ANPANMAN – Wood Wind Tide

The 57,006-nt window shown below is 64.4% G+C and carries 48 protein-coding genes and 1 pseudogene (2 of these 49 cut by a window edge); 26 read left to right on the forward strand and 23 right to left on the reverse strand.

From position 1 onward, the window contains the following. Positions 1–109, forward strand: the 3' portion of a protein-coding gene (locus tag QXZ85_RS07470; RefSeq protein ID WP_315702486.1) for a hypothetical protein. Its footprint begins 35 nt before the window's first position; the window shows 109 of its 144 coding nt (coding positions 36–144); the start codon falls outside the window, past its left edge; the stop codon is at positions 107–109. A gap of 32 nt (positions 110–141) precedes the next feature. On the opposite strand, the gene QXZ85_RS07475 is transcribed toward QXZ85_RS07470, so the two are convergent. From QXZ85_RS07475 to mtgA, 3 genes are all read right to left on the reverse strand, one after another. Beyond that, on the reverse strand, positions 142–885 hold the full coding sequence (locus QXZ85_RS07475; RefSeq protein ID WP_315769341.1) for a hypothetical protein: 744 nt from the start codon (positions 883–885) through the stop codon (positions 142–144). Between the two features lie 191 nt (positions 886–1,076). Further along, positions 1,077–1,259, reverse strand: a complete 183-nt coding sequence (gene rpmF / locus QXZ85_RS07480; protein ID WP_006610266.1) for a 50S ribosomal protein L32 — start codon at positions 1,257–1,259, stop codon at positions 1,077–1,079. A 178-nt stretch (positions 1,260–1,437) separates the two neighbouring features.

Clive Bell is always a treat when it comes to new approaches to traditional instruments, and a true master of the shakuhachi for that matter. This CD, which risks to be buried under an undeserved coat of mystery given that it’s not exactly easy to find (here goes a tip of my hat to Yin Pin, label honcho, who gracefully sent me a bunch of releases including this one), sees the English improviser lending his abilities to Richard Scott’s processing. Let’s make it perfectly clear: this is not a “Bell with delay and reverb” kind of a record. Scott thinks in instrumental fashion with his machines, capturing the essence of the partner’s flute and building from it, or deciding instead to rape that very wooden soul by transforming its purity in the asphalt of a highway that leads to mesmerizing positive hollowness, an engrossing alternance between gigantic “chords” made of harmonized pitches and ever-mutating shapes where the shakuhachi starts with its regular timbre but soon morphs into some sort of quavering extraneous propagation. The overall sound is ominous in traits, luminous quite often, engaging throughout, taking possession of the listening environment with firm levity in a cross of extreme dissonance and disciplined stretching of unknown harmonies. Beautiful, in a word – and worthy of being tracked down.


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